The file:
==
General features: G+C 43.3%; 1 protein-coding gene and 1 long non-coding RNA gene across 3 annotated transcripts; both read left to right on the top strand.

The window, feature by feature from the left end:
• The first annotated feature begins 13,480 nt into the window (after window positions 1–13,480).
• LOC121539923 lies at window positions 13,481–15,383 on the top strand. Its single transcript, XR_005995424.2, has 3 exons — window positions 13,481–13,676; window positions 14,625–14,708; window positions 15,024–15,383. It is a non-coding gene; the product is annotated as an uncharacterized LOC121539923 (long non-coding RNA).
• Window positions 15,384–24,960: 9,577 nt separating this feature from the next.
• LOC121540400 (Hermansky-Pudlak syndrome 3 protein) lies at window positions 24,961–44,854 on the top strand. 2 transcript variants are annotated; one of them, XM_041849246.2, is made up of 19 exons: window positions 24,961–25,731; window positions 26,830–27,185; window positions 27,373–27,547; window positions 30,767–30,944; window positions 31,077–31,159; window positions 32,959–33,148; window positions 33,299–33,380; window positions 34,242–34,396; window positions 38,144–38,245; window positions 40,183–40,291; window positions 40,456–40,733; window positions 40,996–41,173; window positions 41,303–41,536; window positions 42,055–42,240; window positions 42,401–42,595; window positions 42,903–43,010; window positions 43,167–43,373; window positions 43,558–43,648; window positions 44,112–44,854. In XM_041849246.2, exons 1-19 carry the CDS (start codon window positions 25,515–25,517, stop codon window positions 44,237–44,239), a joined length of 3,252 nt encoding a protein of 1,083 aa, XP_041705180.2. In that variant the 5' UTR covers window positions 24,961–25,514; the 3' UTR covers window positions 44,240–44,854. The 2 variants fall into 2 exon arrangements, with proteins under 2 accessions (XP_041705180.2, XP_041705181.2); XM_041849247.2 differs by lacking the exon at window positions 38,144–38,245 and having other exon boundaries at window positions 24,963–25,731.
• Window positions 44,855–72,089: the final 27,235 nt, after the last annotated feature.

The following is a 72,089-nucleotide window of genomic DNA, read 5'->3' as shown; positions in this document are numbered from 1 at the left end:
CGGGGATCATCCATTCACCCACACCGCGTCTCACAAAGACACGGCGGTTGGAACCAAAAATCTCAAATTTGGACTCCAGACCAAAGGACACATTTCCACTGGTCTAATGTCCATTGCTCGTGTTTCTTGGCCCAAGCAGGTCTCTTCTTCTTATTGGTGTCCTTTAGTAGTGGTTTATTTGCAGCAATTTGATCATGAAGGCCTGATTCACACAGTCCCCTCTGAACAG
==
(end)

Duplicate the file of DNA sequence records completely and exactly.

General features: G+C 43.3%; 1 protein-coding gene and 1 long non-coding RNA gene across 3 annotated transcripts; both read left to right on the top strand.

The window, feature by feature from the left end:
• The first annotated feature begins 13,480 nt into the window (after window positions 1–13,480).
• LOC121539923 lies at window positions 13,481–15,383 on the top strand. Its single transcript, XR_005995424.2, has 3 exons — window positions 13,481–13,676; window positions 14,625–14,708; window positions 15,024–15,383. It is a non-coding gene; the product is annotated as an uncharacterized LOC121539923 (long non-coding RNA).
• Window positions 15,384–24,960: 9,577 nt separating this feature from the next.
• LOC121540400 (Hermansky-Pudlak syndrome 3 protein) lies at window positions 24,961–44,854 on the top strand. 2 transcript variants are annotated; one of them, XM_041849246.2, is made up of 19 exons: window positions 24,961–25,731; window positions 26,830–27,185; window positions 27,373–27,547; window positions 30,767–30,944; window positions 31,077–31,159; window positions 32,959–33,148; window positions 33,299–33,380; window positions 34,242–34,396; window positions 38,144–38,245; window positions 40,183–40,291; window positions 40,456–40,733; window positions 40,996–41,173; window positions 41,303–41,536; window positions 42,055–42,240; window positions 42,401–42,595; window positions 42,903–43,010; window positions 43,167–43,373; window positions 43,558–43,648; window positions 44,112–44,854. In XM_041849246.2, exons 1-19 carry the CDS (start codon window positions 25,515–25,517, stop codon window positions 44,237–44,239), a joined length of 3,252 nt encoding a protein of 1,083 aa, XP_041705180.2. In that variant the 5' UTR covers window positions 24,961–25,514; the 3' UTR covers window positions 44,240–44,854. The 2 variants fall into 2 exon arrangements, with proteins under 2 accessions (XP_041705180.2, XP_041705181.2); XM_041849247.2 differs by lacking the exon at window positions 38,144–38,245 and having other exon boundaries at window positions 24,963–25,731.
• Window positions 44,855–72,089: the final 27,235 nt, after the last annotated feature.

The following is a 72,089-nucleotide window of genomic DNA, read 5'->3' as shown; positions in this document are numbered from 1 at the left end:
CGGGGATCATCCATTCACCCACACCGCGTCTCACAAAGACACGGCGGTTGGAACCAAAAATCTCAAATTTGGACTCCAGACCAAAGGACACATTTCCACTGGTCTAATGTCCATTGCTCGTGTTTCTTGGCCCAAGCAGGTCTCTTCTTCTTATTGGTGTCCTTTAGTAGTGGTTTATTTGCAGCAATTTGATCATGAAGGCCTGATTCACACAGTCCCCTCTGAACAG